Sep. 25, 2006 Working in close collaboration with a group of French researchers, scientists from the Scripps Research Institute have helped uncover a unique genetic immunodeficiency that leaves patients vulnerable to herpes simplex encephalitis, a rare yet devastating infection of the brain that affects a small minority of people infected with a common virus.
The study is being published September 14 in Science X-Press, an advanced, online edition of the journal Science.
In the study, the researchers suggest that herpes simplex encephalitis may reflect a single gene immunodeficiency that confers susceptibility to herpes simplex virus, an idea that contrasts with the prevailing scientific theory of how genes work to make people vulnerable to infections. These new findings, the study added, may apply to other infectious diseases as well.
In the study, scientists focused on blood cells from two French children with a deficiency for UNC-93B, an endoplasmic reticulum protein involved in the recognition of pathogens. When infected with herpes simplex virus-1, the UNC-93B-deficient cells were unable to produce natural interferons alpha, beta, and gamma (IFNs -?/? and -?). Interferons are produced by the immune system to fight infections and tumors.
This deficiency resulted in high rates of herpes simplex virus-1 proliferation and cell death. Assuming these findings extend to neurons, they provide a plausible mechanism for herpes simplex encephalitis.
"We and our colleagues have identified recessive UNC-93B deficiency as a genetic etiology of herpes simplex encephalitis in otherwise healthy patients," said Professor Bruce Beutler, M.D., one of three Scripps Research scientists who contributed to the study. "The discovery of this genetic cause for herpes simplex encephalitis not only broadens our understanding of these types of immunodeficiencies, but also has important therapeutic implications-some of these patients could benefit from recombinant interferon alpha (IFN-?) treatment, just as patients with low levels of naturally occurring interferon gamma (IFN-?) benefit from a similar life-saving approach."
Herpes simplex virus-1 is a common virus that infects about 80 percent of young adults worldwide. Herpes simplex encephalitis, a viral infection of the brain that affects otherwise healthy patients, affects an extremely small percentage of those infected with herpes simplex virus-1: the number of annual cases is two per million people, according to the University of Maryland Medical Center.
Nonetheless, herpes simplex encephalitis, which was first described in 1941, is the most common type of sporadic viral encephalitis in developed countries, accounting for about 10 to 20 percent of all viral encephalitis cases, according to the University of Maryland Medical Center. Before the advent of anti-viral drugs vidarabine in 1973 and acyclovir in 1981, mortality rates reached up to 70 percent. While the introduction of anti-viral treatment has been a boon to patients, brain damage still poses a substantial risk.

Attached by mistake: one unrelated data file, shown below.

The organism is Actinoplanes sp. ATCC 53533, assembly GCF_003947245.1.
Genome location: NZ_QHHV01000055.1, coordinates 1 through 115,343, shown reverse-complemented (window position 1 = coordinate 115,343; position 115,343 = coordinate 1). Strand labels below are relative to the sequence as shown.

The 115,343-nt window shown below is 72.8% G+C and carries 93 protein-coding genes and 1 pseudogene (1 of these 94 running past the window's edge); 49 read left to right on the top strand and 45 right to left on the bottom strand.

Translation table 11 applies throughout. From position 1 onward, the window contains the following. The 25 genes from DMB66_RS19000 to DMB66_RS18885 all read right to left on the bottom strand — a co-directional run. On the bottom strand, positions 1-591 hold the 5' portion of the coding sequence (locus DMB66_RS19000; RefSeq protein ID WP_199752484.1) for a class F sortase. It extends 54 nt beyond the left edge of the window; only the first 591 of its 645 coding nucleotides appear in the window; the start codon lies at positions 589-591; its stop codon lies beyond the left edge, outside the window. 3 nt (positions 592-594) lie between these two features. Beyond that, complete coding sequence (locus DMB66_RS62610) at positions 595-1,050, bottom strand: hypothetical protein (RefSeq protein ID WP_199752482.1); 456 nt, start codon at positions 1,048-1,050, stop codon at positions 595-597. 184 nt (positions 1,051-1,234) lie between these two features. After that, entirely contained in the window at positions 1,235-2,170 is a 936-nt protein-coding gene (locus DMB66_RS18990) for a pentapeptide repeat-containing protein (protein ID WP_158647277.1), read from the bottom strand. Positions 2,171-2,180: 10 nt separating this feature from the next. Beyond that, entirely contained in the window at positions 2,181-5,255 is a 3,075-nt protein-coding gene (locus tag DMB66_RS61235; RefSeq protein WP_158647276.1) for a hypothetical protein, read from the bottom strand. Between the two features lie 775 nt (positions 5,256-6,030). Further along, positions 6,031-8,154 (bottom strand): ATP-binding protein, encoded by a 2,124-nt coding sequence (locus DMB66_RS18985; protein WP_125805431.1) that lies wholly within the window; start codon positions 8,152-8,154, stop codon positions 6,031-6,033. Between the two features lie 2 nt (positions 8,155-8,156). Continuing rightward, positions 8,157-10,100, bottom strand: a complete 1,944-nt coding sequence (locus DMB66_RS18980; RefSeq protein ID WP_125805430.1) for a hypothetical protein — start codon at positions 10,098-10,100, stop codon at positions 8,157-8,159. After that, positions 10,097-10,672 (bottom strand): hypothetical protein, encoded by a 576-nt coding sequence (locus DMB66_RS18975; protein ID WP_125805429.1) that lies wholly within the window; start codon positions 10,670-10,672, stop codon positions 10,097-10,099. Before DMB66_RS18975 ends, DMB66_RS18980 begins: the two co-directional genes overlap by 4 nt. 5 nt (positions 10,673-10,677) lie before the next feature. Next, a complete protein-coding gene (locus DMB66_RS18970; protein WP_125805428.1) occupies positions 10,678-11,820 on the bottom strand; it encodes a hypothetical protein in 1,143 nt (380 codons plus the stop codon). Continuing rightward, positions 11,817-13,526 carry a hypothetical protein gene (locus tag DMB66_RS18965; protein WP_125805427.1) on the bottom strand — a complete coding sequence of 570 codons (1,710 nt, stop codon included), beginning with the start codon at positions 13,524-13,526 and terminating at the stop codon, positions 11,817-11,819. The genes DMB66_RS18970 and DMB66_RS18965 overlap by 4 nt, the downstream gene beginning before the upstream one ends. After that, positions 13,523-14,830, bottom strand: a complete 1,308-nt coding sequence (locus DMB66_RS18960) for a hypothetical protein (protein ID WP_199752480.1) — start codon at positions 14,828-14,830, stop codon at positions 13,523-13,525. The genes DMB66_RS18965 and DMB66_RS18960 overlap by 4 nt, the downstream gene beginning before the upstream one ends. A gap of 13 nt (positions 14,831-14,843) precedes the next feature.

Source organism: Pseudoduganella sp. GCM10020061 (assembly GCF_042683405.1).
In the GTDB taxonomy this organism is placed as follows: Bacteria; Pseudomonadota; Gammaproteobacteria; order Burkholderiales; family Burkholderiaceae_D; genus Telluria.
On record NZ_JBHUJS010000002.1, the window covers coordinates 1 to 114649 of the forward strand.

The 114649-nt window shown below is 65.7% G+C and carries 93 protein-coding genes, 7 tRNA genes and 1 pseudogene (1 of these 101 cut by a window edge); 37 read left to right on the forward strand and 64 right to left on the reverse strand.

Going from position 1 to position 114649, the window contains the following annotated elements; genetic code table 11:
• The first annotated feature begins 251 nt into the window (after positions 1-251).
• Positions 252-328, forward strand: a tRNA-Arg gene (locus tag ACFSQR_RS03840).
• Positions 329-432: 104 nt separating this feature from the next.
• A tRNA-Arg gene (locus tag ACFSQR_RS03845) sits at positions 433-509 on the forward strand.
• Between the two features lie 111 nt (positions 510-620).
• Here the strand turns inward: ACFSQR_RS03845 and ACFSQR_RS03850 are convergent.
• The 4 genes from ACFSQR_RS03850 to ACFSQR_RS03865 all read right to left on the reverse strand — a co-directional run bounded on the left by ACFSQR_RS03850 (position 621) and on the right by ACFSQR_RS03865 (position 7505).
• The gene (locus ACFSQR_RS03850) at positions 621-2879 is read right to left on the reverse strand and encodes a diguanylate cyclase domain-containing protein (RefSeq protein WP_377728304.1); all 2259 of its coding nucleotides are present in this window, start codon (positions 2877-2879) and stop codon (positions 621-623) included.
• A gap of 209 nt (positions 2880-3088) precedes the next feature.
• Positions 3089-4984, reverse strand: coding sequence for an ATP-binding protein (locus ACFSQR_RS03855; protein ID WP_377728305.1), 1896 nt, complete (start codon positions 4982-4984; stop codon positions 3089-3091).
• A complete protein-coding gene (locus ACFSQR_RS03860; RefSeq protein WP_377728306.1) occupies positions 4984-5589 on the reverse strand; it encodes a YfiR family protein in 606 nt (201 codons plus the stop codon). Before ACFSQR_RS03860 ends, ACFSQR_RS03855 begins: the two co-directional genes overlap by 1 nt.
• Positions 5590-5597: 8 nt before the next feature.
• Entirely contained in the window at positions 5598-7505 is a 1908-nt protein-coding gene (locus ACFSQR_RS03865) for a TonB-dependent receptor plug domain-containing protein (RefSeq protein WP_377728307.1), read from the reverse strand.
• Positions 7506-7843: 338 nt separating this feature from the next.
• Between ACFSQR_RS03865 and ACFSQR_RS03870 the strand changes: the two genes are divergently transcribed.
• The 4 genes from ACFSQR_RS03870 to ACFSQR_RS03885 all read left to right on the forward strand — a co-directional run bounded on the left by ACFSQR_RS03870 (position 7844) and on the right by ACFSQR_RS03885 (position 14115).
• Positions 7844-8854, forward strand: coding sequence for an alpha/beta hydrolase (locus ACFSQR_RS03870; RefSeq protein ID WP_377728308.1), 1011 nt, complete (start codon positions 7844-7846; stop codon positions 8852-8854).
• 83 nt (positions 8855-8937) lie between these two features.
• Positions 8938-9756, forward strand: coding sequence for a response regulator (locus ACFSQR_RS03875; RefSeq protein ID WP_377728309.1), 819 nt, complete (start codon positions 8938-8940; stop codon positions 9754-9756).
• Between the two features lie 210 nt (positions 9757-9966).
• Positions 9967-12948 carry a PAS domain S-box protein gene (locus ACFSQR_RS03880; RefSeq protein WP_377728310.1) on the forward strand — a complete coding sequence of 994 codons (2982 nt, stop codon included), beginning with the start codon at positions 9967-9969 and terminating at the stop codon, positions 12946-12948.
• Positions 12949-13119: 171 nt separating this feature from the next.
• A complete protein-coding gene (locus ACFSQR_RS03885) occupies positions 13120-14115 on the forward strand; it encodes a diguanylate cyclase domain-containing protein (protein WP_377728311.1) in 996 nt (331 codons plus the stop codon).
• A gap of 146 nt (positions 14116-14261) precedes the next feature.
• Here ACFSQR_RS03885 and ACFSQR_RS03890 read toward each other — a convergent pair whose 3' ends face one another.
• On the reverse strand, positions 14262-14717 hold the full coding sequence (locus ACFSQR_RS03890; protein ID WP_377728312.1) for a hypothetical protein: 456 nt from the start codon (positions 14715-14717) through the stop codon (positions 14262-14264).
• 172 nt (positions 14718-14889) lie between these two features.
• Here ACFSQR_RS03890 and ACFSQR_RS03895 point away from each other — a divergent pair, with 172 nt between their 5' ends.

"In contrast to most current thinking, we suspected that herpes simplex encephalitis susceptibility could be inherited as a monogenic trait resulting in the specific impairment of immunity to herpes simplex virus-1," Beutler said. "Here we have defined a genetic lesion that is permissive for an infection: a trait that most would regard as quintessentially environmental in cause. It is likely that other mutations will also be found to permit herpes simplex virus encephalitis, and likely that other infectious diseases will ultimately be traced to mutations that affect UNC-93B."
In addition to Beutler, authors of the study include: Laurent Abel, Armanda Casrouge, Céline Eidenschenk, Anne Puel, Nathalie Nicolas, Lazaro Lorenzo, Sabine Plancoulaine, Alexandre Alcais and Nora Mahfoufi of the Laboratoire de Génétique Humaine des Maladies Infectieuses, Université de Paris René Descarte-INSERM, Paris; Shen-Ying Zhang, Emmanuelle Jouanguy and Kun Yang of the Laboratoire de Génétique Humaine des Maladies Infectieuses and the French-Chinese Laboratory of Genomics and Life Sciences, Rui-jin Hospital, Shanghai, People's Republic of China; Capucine Picard of the Laboratoire de Génétique Humaine des Maladies Infectieuses and the Centre d'Etude des Déficits Immunitaires, Hôpital Necker, Paris; Brigitte Sénéchal and Frédéric Geissmann of the Laboratoire d'Etude des Cellules Mononucléées, Hôpital Necker, Paris; Koichi Tabeta, Xin Du and Kasper Hoebe of the Scripps Research Insitute; Richard L. Miller of the 3M Center, St. Paul, MN; Bénédicte Héron, Cyril Mignot and Thierry Billette de Villemeur of the Service de Neurologie Pédiatrique, Hôpital Trousseau, Paris ; Pierre Lebon and Flore Rozenberg of Service de Virologie, Hôpital Saint-Vincent de Paul, Paris; Olivier Dulac of the Service de Neurologie Pédiatrique, Hôpital Necker, Paris ; Marc Tardieu of the Service de Neurologie Pédiatrique et INSERM, Hôpital de Bicêtre, Kremlin-Bicêtre, France; and Jean-Laurent Casanova of the Laboratoire de Génétique Humaine des Maladies Infectieuses, the French-Chinese Laboratory of Genomics and the Life Sciences Unité d'Immunologie et d'Hématologie Pédiatriques, Hôpital Necker, Paris. Céline Eidenschenk has recently joined the Beutler laboratory at Scripps Research in La Jolla.
This study was supported by the Fondation pour la Recherche Médicale, the Schlumberger Foundation, the BNP-Paribas Foundation, the GIS Maladies Rares, the Action Concertée Incitative de Microbiologie, the Agence Nationale pour la Recherche, and the March of Dimes.
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